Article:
Permiso quote

Permiso quote

“The cloud service providers have left some of the most sensitive and complex aspects of operating technology to the customer,” Martin said. “It is very easy for a customer to mismanage and misconfigure something like access management, and the results can be catastrophic.”

Identity Management Challenges in Cloud Environments

As companies increasingly embrace cloud-based practices and rely on cloud-native technologies, the number of identities within organizations is growing every day. According to the Identity Defined Security Alliance, 98% of companies have confirmed an increase in the number of identities, with 52% attributing this rise to the rapid adoption of cloud applications. Managing these identities poses a significant challenge for security professionals, as more than 80% of them handle at least 1,000 identities and 44% manage at least 5,000. The growing number of identities also introduces a variety of different access patterns through which users can access their environments. 

“While 25% of the respondents use federation to access their cloud environment, only a little more than half of them have full visibility into the access activity of those federated users,” Nguyen said. In addition, nearly half of the respondents (46.4%) allow console access via local identity and access management users, which presents multiple security risks and violates some enterprise security policies.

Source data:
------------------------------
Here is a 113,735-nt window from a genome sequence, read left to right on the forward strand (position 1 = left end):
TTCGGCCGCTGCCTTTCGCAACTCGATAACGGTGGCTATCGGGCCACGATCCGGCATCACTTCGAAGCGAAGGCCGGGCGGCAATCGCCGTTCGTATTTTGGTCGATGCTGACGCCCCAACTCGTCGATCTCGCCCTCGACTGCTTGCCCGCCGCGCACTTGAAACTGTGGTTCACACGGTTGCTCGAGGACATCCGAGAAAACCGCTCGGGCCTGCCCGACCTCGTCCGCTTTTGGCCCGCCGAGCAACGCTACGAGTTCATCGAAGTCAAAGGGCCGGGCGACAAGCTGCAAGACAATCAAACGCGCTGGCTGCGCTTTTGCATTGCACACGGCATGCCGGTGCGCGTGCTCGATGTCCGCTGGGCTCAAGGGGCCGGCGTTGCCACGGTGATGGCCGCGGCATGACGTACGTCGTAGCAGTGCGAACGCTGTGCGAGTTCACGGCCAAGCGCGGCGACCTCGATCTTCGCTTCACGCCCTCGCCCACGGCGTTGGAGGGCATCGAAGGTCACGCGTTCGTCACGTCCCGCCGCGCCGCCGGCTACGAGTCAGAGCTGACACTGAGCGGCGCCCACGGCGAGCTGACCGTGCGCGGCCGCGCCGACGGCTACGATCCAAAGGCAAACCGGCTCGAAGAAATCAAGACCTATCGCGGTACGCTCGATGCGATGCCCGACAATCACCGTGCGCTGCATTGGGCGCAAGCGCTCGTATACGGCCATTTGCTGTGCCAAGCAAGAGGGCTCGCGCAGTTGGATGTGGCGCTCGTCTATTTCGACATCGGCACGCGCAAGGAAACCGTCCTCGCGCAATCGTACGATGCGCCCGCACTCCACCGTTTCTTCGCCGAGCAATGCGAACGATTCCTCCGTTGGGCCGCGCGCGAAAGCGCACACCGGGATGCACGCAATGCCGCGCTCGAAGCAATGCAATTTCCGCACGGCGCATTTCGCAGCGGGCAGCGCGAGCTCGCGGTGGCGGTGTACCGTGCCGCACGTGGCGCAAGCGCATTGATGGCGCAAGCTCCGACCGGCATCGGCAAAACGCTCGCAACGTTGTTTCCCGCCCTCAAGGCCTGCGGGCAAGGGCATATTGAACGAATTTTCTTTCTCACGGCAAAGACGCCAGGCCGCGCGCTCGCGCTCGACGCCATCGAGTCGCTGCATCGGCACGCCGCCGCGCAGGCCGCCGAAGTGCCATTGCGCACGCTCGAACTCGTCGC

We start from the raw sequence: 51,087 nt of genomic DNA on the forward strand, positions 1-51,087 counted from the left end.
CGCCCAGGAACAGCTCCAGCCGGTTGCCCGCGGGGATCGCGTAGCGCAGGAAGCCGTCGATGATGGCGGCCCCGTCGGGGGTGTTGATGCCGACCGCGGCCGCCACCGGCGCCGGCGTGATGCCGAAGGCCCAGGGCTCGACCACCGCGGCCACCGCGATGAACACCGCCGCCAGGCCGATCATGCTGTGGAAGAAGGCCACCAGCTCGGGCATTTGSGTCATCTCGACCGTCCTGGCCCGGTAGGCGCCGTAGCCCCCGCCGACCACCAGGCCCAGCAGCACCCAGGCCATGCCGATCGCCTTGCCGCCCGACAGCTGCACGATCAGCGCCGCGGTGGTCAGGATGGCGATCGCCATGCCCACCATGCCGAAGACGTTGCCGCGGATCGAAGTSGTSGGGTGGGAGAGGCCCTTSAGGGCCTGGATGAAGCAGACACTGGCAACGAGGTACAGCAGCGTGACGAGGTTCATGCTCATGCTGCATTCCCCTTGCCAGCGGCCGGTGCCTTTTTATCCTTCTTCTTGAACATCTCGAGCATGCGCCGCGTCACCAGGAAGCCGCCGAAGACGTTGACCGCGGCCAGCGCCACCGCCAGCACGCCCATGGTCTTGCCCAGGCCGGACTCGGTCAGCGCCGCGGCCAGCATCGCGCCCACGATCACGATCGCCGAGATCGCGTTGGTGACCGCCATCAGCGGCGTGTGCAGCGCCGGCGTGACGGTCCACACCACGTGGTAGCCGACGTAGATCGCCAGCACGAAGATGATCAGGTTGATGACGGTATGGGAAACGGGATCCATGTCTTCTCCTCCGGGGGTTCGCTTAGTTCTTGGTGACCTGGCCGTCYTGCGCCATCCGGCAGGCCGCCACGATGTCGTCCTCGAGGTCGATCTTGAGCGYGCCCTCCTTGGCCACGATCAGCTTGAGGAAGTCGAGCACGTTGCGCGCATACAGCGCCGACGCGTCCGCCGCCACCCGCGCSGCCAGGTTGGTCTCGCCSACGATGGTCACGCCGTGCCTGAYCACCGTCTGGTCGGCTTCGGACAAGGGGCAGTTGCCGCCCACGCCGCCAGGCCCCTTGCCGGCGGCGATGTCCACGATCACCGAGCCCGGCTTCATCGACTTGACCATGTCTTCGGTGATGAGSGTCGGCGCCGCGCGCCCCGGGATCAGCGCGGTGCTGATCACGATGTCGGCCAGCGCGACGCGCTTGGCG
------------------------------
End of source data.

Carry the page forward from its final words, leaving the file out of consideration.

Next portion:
The inability to properly control access to their environments raises concerns about unauthorized access. Half of the respondents said they had suffered a data breach resulting from unauthorized access to their environments. This finding aligns with Verizon’s 2022 Data Breach Investigations report, which showed that compromised credentials were involved in 61% of all breaches.

A Thorough Assessment Is Vital to Cloud Security

The most crucial step towards cloud security is for an organization to thoroughly assess its environment. Relying on assumptions that an organization practices least privilege or complies with enterprise security policies across the board is dangerous, Nguyen said.

Nguyen stressed that organizations should inventory all users across the cloud environment and identity providers, establish a baseline for user behavior, and gain a deeper understanding of the intent of those behaviors. “You will start to get better visibility into runtime activity as it’s happening,” Nguyen said. “This will allow you to more rapidly detect and respond to issues or breaches before the impact to the organization is too severe.”

About the Author(s)

Alyse Burnside

Contributor, ITPro Today

Alyse Burnside is a writer and editor living in Brooklyn. She is working on a collection of personal essays about queerness, visibility, and the hyperreal. She's especially interested in writing about cybersecurity, AI, machine learning, VR, AR, and ER.